The book of Iris

  • I. Overview

    1. Philosophy
    2. Core concepts
    3. Run, Forrest, Run
  • II. Nuts and bolts

    1. Request/reply pattern
    2. Broadcast pattern
    3. Tunnel pattern
    4. Publish/subscribe
  • III. Skyscrapers & spaceships

    1. Iris inside docker
  • IV. Case studies

    1. Embree decentralized
    2. RegionRank internals
  • V. Epilogue

    1. The night is dark and full of terrors

Core concepts

From the previous chapter we know, that the goal of Iris is to greatly simplify the design and development of decentralized backend services, but what makes it stand out of the crowd exactly? Why is Iris a better solution than the competition? In short, it is a different solution than the competition; and by the end of this chapter you'll know whether or not it is the right tool for you personally.

Units of composition

Messaging middlewares in general consider an application instance (e.g. webserver, database) as the smallest block out of which to construct the system. The problem with this model is that communication becomes overly complex when multiple instances of the same type are allowed to co-exist beside each other. Although flexible, it requires significant developer effort to use properly.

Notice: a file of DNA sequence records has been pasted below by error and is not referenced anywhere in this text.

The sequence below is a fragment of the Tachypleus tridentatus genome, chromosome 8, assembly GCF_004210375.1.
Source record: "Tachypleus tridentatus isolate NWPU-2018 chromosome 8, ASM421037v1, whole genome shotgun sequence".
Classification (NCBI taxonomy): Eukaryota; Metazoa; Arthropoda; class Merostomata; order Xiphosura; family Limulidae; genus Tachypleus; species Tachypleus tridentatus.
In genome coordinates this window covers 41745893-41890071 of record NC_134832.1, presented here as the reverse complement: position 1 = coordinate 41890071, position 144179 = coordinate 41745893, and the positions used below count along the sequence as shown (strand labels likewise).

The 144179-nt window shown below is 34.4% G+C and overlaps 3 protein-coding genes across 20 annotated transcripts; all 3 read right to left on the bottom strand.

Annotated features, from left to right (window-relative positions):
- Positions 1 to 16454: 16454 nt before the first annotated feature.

The unique concept of Iris is that clusters are the smallest logical units out of which distributed systems are assembled: a group of applications responsible for the same sub-task of the service (e.g. collection of databases). At any point in time there can be any number of instances belonging to the same cluster (including zero), the size being irrelevant: it can either be contacted or not.

These clusters can then be assembled into a service, where any component can query other member clusters for some sub-service, without having to know neither how many instances serve the arriving requests nor where these might be located. Such a service is considered the unit of security. These services can further be composed into a federation, but more on that later.

Semantic addressing